Your doctor will monitor your symptoms, determine the effectiveness of treatments and check for complications. Monitoring may include regular tests based on your condition. For example, you may have regular chest X-rays, lab and urine tests, EKGs, and exams of the lungs, eyes, skin and any other organ involved. Follow-up care may be lifelong.

Surgery

Organ transplant may be considered if sarcoidosis has severely damaged your lungs, heart or liver.

Clinical trials

Explore Mayo Clinic studies testing new treatments, interventions and tests as a means to prevent, detect, treat or manage this disease.

Lifestyle and home remedies

In addition to treatment, these self-care tips can help:

  • Take your medication as prescribed. Even if you start to feel better, don't stop taking your medication without talking with your doctor. Keep all follow-up appointments and ongoing monitoring. Let your doctor know if you have new symptoms.
  • Make healthy lifestyle choices. These can include eating a healthy diet, maintaining a healthy weight, managing stress and getting adequate sleep.
  • Participate in regular physical activity. Engaging in regular physical exercise can improve mood, strengthen muscles and help reduce fatigue that can interfere with your daily activities.

Coping and support

Although sarcoidosis may go away by itself, some people's lives are forever altered by the disease. If you're having trouble coping, consider talking with a counselor. Participating in a sarcoidosis support group may also be helpful.

Preparing for your appointment

Because sarcoidosis often involves the lungs, you may be referred to a lung specialist (pulmonologist) to manage your care. Taking a family member or friend along can help you remember something that you missed or forgot.

What you can do

Here's some information to help you get ready for your appointment and know what to expect from your doctor.

Before your appointment, make a list of:

  • Your symptoms, including when they started and how they may have changed or worsened over time
  • All medications, vitamins, herbs or supplements you're taking, and their dosages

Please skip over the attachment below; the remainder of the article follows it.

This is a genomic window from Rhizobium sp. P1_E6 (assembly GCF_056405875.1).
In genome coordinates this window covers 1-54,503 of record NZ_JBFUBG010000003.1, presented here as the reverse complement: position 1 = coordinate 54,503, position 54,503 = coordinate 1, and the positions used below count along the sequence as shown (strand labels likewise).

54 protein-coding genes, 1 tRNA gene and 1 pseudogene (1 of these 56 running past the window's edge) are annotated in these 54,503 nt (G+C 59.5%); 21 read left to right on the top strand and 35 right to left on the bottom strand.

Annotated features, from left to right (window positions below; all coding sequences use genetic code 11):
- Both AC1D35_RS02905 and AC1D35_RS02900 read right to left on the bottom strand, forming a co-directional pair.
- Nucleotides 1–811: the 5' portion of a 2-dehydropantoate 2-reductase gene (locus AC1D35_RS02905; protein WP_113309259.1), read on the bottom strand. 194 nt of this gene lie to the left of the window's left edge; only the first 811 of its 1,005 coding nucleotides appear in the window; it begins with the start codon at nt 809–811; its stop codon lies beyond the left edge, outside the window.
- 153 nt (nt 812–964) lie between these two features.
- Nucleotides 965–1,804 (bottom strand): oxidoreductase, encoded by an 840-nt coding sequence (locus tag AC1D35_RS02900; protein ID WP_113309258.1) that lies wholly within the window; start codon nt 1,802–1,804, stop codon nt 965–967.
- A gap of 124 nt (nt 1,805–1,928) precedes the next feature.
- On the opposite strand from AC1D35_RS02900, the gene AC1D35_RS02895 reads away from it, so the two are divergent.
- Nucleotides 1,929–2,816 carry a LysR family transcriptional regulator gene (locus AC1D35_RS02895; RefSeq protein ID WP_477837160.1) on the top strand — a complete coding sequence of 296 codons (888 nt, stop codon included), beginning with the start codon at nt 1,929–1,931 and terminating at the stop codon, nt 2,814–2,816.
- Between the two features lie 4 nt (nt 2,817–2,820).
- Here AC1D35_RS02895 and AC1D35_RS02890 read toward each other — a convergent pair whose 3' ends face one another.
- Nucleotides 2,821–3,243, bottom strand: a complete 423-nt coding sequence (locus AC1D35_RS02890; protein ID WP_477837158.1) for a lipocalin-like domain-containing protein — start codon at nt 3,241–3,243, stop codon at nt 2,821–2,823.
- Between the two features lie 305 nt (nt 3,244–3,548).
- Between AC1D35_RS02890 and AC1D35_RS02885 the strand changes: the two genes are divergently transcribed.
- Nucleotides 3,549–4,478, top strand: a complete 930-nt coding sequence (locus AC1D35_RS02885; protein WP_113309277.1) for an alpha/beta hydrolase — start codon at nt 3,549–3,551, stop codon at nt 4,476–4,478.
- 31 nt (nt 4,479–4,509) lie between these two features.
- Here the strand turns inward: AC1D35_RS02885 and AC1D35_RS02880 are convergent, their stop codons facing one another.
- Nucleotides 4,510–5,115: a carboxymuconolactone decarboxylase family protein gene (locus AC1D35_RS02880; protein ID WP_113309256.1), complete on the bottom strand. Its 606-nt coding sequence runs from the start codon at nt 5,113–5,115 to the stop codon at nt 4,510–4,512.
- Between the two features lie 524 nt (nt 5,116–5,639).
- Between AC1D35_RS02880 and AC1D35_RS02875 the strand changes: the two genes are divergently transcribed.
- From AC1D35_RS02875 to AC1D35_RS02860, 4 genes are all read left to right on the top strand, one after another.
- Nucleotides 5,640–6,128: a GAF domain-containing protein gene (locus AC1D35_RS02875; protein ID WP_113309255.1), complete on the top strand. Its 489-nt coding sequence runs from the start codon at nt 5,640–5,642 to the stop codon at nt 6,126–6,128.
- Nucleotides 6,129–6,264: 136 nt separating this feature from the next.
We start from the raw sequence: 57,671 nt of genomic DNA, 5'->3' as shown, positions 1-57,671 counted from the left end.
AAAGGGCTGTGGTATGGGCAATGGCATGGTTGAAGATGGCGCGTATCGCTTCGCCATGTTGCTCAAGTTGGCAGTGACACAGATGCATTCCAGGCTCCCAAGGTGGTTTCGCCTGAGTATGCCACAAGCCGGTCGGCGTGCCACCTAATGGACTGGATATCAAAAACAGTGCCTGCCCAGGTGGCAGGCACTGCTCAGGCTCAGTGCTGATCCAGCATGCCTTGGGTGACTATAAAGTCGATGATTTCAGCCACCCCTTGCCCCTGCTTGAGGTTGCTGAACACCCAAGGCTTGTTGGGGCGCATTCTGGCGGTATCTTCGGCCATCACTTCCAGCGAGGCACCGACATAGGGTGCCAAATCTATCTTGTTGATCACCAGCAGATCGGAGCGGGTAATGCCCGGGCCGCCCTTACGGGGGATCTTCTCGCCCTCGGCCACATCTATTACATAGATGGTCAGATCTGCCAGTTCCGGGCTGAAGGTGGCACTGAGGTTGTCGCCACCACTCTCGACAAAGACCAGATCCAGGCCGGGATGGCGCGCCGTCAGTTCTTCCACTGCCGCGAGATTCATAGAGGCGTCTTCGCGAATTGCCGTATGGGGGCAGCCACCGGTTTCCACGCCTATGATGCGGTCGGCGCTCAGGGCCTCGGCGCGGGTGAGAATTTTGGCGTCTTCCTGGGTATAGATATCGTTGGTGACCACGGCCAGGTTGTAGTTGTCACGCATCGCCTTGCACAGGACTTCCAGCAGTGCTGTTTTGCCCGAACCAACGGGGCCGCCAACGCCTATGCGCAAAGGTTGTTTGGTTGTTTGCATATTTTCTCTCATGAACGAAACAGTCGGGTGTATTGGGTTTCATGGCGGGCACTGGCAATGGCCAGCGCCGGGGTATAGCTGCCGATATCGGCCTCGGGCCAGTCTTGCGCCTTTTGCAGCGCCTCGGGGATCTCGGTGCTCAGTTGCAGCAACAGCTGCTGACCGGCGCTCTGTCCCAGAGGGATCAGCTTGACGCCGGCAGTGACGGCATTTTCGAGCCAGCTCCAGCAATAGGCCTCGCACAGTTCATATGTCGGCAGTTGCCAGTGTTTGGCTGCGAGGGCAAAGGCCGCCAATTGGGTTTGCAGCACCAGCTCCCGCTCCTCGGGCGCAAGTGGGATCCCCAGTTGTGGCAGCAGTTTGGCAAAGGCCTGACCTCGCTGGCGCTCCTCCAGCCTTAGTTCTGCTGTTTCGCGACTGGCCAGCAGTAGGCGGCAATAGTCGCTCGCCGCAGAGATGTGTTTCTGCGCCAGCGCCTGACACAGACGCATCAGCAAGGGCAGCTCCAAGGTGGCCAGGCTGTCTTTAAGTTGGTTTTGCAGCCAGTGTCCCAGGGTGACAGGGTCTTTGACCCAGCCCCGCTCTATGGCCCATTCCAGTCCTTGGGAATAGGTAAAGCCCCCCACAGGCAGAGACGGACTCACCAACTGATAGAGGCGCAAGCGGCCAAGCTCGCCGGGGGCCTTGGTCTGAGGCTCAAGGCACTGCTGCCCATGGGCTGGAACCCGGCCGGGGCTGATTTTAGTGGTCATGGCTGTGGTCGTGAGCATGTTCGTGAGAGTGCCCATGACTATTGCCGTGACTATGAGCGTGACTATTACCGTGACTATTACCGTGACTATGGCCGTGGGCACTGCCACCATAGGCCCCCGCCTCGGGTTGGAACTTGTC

• Key medical information, including other diagnosed conditions
  • Questions to ask your doctor

Questions to ask your doctor may include:

  • What's the most likely cause of symptoms?
  • What kinds of tests do I need? Do these tests require any special preparation?
  • How might this condition affect me?
  • What treatments are available, and which do you recommend?
  • Are there medications that might help?
  • How long will I need to take medication?
  • What are some of the side effects of the medication you're recommending?
  • I have other health conditions. How can we best manage these conditions together?
  • What can I do to help myself?
  • Are there any brochures or other printed materials that I can have?
  • What websites do you recommend for more information?

Don't hesitate to ask other questions during your appointment.

What to expect from your doctor

Be ready to answer questions your doctor may ask:

  • What types of symptoms are you experiencing? When did they start?
  • Do you know if anyone in your family has ever had sarcoidosis?
  • What types of medical conditions have you had in the past or do you have now?
  • What medications or supplements do you take?
  • Have you ever been exposed to environmental toxins, such as in a manufacturing or farming job?

Your doctor will ask additional questions based on your responses, symptoms and needs. Preparing and anticipating questions will help you make the most of your time with the doctor.

Jan. 30, 2019